PubDate: 2024-02-02
       
  • Atmospheric Science Questions for a Uranian Probe

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      Abstract: Abstract The Ice Giants represent a unique and relatively poorly characterized class of planets that have been largely unexplored since the brief Voyager 2 flyby in the late 1980s. Uranus is particularly enigmatic, due to its extreme axial tilt, offset magnetic field, apparent low heat budget, mysteriously cool stratosphere and warm thermosphere, as well as a lack of well-defined, long-lived storm systems and distinct atmospheric features. All these characteristics make Uranus a scientifically intriguing target, particularly for missions able to complete in situ measurements. The 2023-2032 Decadal Strategy for Planetary Science and Astrobiology prioritized a flagship orbiter and probe to explore Uranus with the intent to “...transform our knowledge of Ice Giants in general and the Uranian system in particular” (National Academies of Sciences, Engineering, and Medicine in Origins, worlds, and life: a decadal strategy for planetary science and astrobiology 2023-2032, The National Academies Press, Washington, 2022). In support of this recommendation, we present community-supported science questions, key measurements, and a suggested instrument suite that focuses on the exploration and characterization of the Uranian atmosphere by an in situ probe. The scope of these science questions encompasses the origin, evolution, and current processes that shape the Uranian atmosphere, and in turn the Uranian system overall. Addressing these questions will inform vital new insights about Uranus, Ice Giants and Gas Giants in general, the large population of Neptune-sized exoplanets, and the Solar System as a whole.
      PubDate: 2024-02-02
       
  • The Comet Interceptor Mission

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      Abstract: Abstract Here we describe the novel, multi-point Comet Interceptor mission. It is dedicated to the exploration of a little-processed long-period comet, possibly entering the inner Solar System for the first time, or to encounter an interstellar object originating at another star. The objectives of the mission are to address the following questions: What are the surface composition, shape, morphology, and structure of the target object' What is the composition of the gas and dust in the coma, its connection to the nucleus, and the nature of its interaction with the solar wind' The mission was proposed to the European Space Agency in 2018, and formally adopted by the agency in June 2022, for launch in 2029 together with the Ariel mission. Comet Interceptor will take advantage of the opportunity presented by ESA’s F-Class call for fast, flexible, low-cost missions to which it was proposed. The call required a launch to a halo orbit around the Sun-Earth L2 point. The mission can take advantage of this placement to wait for the discovery of a suitable comet reachable with its minimum \(\varDelta \) V capability of \(600\text{ ms}^{-1}\) . Comet Interceptor will be unique in encountering and studying, at a nominal closest approach distance of 1000 km, a comet that represents a near-pristine sample of material from the formation of the Solar System. It will also add a capability that no previous cometary mission has had, which is to deploy two sub-probes – B1, provided by the Japanese space agency, JAXA, and B2 – that will follow different trajectories through the coma. While the main probe passes at a nominal 1000 km distance, probes B1 and B2 will follow different chords through the coma at distances of 850 km and 400 km, respectively. The result will be unique, simultaneous, spatially resolved information of the 3-dimensional properties of the target comet and its interaction with the space environment. We present the mission’s science background leading to these objectives, as well as an overview of the scientific instruments, mission design, and schedule.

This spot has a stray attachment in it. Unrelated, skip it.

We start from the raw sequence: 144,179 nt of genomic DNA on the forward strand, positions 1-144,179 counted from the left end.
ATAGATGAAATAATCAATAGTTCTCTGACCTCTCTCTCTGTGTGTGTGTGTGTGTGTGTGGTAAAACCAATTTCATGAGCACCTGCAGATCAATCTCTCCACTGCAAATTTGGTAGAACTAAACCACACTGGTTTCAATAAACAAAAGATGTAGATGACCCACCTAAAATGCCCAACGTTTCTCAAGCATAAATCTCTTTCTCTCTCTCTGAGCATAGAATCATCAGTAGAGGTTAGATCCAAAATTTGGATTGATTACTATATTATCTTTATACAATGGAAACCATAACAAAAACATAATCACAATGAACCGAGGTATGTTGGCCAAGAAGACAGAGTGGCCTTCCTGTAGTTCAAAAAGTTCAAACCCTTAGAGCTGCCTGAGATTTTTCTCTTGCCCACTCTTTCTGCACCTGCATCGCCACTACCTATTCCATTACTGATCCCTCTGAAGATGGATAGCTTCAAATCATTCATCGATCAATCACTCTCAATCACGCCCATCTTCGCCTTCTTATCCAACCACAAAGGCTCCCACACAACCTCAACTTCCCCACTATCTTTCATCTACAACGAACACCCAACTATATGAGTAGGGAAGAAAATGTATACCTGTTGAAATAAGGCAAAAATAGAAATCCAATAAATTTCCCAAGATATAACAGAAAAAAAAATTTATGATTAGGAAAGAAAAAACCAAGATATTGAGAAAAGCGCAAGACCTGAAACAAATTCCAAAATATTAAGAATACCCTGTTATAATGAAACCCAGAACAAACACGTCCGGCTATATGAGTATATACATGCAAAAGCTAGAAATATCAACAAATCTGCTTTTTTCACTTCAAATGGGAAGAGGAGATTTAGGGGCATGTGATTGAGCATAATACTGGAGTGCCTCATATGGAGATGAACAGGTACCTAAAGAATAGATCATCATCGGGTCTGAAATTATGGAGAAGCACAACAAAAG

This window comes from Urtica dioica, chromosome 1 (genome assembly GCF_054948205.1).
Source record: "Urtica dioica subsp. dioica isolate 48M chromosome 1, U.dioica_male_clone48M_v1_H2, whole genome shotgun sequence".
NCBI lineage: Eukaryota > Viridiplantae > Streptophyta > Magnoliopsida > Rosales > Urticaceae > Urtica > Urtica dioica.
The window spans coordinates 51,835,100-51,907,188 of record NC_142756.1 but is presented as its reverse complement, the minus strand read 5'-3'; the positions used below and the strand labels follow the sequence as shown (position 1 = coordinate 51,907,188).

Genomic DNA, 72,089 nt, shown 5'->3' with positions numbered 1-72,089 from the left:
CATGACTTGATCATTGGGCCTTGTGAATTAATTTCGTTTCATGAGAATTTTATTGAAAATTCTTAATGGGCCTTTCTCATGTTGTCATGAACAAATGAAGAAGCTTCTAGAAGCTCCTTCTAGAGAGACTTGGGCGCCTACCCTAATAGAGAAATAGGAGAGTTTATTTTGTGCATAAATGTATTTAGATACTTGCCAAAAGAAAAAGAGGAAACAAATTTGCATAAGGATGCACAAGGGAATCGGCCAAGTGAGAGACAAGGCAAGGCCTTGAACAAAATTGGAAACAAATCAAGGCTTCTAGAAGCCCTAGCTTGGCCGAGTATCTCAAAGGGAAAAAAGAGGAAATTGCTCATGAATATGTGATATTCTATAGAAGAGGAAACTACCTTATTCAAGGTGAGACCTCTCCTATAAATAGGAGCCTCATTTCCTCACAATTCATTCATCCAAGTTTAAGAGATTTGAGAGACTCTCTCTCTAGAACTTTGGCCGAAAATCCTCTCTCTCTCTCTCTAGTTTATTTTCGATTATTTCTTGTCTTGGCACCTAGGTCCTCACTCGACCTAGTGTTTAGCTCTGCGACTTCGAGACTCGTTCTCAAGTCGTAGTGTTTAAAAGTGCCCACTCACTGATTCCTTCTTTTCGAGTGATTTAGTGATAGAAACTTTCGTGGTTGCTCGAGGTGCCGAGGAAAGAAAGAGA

PubDate: 2024-01-24
       
  • The Deep Oxygen Abundance in Solar System Giant Planets, with a New
           Derivation for Saturn

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      Abstract: Abstract Deep elemental composition is a challenging measurement to achieve in the giant planets of the solar system. Yet, knowledge of the deep composition offers important insights in the internal structure of these planets, their evolutionary history and their formation scenarios. A key element whose deep abundance is difficult to obtain is oxygen, because of its propensity for being in condensed phases such as rocks and ices. In the atmospheres of the giant planets, oxygen is largely stored in water molecules that condense below the observable levels. At atmospheric levels that can be investigated with remote sensing, water abundance can modify the observed meteorology, and meteorological phenomena can distribute water through the atmosphere in complex ways that are not well understood and that encompass deeper portions of the atmosphere. The deep oxygen abundance provides constraints on the connection between atmosphere and interior and on the processes by which other elements were trapped, making its determination an important element to understand giant planets. In this paper, we review the current constraints on the deep oxygen abundance of the giant planets, as derived from observations and thermochemical models.
      PubDate: 2024-01-22
       
  • Magnetic Reconnection at Planetary Bodies and Astrospheres